One of the most important media trends of the past 40 years has been the fragmentation of the television audience into niches and sub-categories, to the point where a top-rated show today would barely crack the top ten programs of the 1970s.
Pro football has been the one great exception. Year after year, the majority of the most-watched shows are football games, with the Super Bowl the most-watched broadcast of the year. Just last fall, for example, 23 of the top 25 single broadcasts were football games. And the Jan. 8 Steelers-Broncos game on CBS, with more than 42 million viewers, ranked as the most-watched TV show since the last Super Bowl, and the most-watched “wild card” game ever.
It’s not surprising, then, that the NFL continues to extract large broadcast fees from the networks. Some consumers who never watch sports complain that the high cost of football and other sports programming amounts to what is essentially a “sports tax” on all viewers, because those large fees translate into higher cable bills. The New York Times recently estimated that the cost of sports adds $100 a year to the average cable bill.
A hundred dollars a year might sound like a lot to people who hate sports, but to many other viewers, especially men, everything else on TV amounts to an “X-Chromosome tax.” Sports is overwhelmingly watched by men (two-thirds of all football viewers are men) while the non-sports part of the TV schedule is viewed predominantly by women. What about the “tax” that men have to pay for unwatched dancing and singing contests, girly sitcoms, or wedding, cooking and makeover shows?
In any event, what is it about football that attracts so many viewers? Here are some suggestions:
- The rise of the quarterback. TV needs narratives and personalities. Fortunately for football, the increased importance of the passing game has raised the prominence of the quarterback, giving every team a public face with some kind of back story: Tom Brady and his supermodel wife; Peyton Manning’s “everyman”; the rising stars of Aaron Rogers and Drew Brees; the bad boys Ben Roethlisberger and Michael Vick. And then, as if that wasn’t enough, this year we’ve had the legend of Tim Tebow, whose games drew enormous ratings. Because of the focus on quarterback personalities, when two teams meet it is not a battle between two faceless entities, but a duel between the two quarterbacks (even though they never appear on the field together at the same time).
- The limited number of games. Football is played once a week over four months, mostly on days when people are not working; this is followed by a month and a half of playoffs. Consequently, every game becomes “event” to promote, anticipate, watch and talk about. This scarcity of content means that each football game is 10 times as important to a team’s overall record as an individual baseball game. (Indeed, how many times do you hear a baseball player dismiss a seemingly important loss or victory as just one game out of 162? That would NEVER happen in football.)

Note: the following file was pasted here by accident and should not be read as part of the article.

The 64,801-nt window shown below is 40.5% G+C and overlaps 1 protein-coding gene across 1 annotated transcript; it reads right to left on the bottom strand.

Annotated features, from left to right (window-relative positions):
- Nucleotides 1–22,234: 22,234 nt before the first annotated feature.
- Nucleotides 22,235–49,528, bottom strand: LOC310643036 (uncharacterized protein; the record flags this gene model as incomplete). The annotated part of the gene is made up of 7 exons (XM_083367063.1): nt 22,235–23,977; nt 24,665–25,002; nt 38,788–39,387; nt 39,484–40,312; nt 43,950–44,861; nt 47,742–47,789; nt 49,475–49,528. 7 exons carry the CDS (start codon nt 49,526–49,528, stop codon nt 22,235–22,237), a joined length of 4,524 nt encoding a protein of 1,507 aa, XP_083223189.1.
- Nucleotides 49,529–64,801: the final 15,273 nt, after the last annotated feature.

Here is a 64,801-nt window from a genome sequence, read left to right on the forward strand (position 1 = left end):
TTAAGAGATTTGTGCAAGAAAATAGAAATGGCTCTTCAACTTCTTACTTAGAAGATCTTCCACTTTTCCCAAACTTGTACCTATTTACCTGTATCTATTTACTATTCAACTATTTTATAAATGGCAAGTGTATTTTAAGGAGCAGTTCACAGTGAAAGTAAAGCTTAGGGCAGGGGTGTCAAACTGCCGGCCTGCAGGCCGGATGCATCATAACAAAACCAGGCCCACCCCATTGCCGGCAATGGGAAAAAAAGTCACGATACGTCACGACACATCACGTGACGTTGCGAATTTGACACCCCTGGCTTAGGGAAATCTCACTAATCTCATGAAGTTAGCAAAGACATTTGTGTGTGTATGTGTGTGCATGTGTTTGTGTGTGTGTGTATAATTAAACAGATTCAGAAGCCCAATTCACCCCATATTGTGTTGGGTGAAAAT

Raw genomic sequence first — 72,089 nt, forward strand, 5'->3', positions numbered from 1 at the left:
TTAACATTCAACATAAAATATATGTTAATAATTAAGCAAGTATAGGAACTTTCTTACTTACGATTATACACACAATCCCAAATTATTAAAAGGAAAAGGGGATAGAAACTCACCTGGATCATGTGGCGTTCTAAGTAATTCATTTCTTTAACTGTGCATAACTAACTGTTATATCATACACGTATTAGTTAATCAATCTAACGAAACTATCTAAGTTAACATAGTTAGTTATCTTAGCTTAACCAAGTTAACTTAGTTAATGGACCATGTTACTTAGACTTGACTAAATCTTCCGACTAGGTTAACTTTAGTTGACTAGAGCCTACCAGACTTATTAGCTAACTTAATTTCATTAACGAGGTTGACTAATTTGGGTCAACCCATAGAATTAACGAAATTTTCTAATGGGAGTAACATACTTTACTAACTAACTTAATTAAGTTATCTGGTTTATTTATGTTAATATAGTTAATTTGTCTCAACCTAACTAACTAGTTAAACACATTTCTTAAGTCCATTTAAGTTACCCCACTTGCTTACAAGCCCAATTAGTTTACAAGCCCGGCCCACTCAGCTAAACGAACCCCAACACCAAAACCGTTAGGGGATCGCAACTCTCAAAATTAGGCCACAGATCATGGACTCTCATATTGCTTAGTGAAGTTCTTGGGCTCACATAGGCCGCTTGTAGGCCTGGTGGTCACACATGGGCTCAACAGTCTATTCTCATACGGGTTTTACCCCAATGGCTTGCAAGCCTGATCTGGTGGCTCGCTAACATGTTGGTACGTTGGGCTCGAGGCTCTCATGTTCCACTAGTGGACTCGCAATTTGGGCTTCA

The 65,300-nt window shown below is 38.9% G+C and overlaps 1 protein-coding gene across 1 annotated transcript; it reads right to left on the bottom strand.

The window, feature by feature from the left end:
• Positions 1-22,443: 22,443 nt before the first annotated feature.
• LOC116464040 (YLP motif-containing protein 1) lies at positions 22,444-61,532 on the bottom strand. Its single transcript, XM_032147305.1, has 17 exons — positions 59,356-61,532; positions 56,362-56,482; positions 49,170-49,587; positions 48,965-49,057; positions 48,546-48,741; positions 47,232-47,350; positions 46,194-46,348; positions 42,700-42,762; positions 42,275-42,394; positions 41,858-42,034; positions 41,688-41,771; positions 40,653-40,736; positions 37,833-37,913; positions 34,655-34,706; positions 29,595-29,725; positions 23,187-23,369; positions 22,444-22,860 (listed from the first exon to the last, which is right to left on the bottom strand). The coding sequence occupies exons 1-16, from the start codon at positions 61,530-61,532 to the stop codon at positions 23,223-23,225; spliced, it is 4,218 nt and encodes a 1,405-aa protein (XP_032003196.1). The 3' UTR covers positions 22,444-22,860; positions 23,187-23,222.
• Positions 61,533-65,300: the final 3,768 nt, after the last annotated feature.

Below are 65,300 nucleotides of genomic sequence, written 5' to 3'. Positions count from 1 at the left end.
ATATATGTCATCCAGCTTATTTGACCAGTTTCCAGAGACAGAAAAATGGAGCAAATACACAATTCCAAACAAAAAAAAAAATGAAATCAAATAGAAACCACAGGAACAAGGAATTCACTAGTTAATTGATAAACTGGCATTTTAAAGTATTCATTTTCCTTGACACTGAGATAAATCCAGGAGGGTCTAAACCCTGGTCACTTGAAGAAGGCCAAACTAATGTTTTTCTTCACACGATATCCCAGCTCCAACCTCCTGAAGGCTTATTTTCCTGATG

- Cross-marketing: The NFL is spread across five networks, including three of the four major broadcast networks. This means that it is virtually impossible to watch any of these networks without seeing commercials for football.
- The nationalizing of the game: Because the big TV contracts are with the NFL and not the individual teams, when you tune in on Sunday (or Monday night), you are not necessarily watching a specific team, you are watching generic “football,” preferably one of the high-profile teams (Giants, Jets, Patriots, Eagles, Packers, etc.) In other words, if your own local team is not doing well, you can find an alternative team (or quarterback) to root for. This is why the small-market Green Bay Packers can become one of the country’s most popular teams, while baseball’s Milwaukee Brewers, operating in the same market, are virtual unknowns.
- Gambling and sports leagues. The proliferation of gambling sites that make betting lines broadly available and the growth of fantasy leagues give many fans an increased personal stake on the game. In many cases, fans are more interested in whether a team beats the spread or how a particular player is doing than in who wins or loses the actual game.
- The best and worst of human nature: Football appeals to both our blood lust and our longing for beauty. It’s both violent and balletic. With any play, but especially on passing plays, there is the possibility of a bone-crunching, career-ending injury, or a feat of unimaginable athleticism.
Football’s dual nature has only been enhanced by instant replay, high-resolution camera work and other technical advances.
Now that the second round of the NFL playoffs are over, we enter the most fevered time of the sports year: the conference championships and lead up to the Super Bowl itself. The Super Bowl is an unofficial national holiday and is always the biggest TV show of the year. It has also set the record two years in a row as the most-watched show of all time. Will we see a new record this year? It might depend on whether one or both of the two-remaining marquee quarterbacks (Brady and Eli Manning) make it that far. I’m sure the NFL and NBC don’t play favorites, but it’s no secret that a Brady/Manning match-up, which would reunite the protagonists of the 2007 Super Bowl, would provide enough “narratives” to whet the appetite of even the most casual football fan.